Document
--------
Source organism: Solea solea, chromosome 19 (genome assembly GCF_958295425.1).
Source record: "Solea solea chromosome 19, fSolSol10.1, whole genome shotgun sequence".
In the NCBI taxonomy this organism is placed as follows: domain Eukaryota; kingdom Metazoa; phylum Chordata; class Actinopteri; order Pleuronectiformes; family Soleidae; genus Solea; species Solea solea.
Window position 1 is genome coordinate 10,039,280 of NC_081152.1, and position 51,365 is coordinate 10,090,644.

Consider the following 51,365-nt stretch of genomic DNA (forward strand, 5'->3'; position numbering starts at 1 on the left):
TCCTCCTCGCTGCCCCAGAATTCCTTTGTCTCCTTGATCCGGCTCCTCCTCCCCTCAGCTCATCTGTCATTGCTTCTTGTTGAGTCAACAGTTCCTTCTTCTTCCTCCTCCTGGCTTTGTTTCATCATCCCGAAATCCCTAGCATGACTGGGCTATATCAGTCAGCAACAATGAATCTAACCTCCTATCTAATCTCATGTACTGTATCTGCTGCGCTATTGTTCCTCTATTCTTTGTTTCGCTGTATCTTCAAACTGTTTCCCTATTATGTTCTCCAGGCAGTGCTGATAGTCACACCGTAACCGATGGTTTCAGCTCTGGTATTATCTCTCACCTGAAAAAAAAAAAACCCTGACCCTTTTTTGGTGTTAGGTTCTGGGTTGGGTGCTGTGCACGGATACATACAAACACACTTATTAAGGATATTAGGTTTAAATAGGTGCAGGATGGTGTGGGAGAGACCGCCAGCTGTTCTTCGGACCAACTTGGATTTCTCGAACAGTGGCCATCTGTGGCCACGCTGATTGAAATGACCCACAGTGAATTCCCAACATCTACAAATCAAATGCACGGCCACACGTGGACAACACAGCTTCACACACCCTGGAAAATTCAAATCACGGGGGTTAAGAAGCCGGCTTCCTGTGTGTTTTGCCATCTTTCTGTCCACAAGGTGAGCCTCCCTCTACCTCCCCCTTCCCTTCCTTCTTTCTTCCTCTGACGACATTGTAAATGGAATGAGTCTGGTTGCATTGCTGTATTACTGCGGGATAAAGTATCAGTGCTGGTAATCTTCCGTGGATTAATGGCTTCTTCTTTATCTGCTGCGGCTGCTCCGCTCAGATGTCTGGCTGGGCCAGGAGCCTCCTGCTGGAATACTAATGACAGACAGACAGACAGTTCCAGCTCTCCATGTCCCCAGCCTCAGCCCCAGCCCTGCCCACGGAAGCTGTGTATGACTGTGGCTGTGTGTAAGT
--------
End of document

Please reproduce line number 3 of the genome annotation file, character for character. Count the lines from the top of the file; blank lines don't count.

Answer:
In the NCBI taxonomy this organism is placed as follows: domain Eukaryota; kingdom Metazoa; phylum Chordata; class Actinopteri; order Pleuronectiformes; family Soleidae; genus Solea; species Solea solea.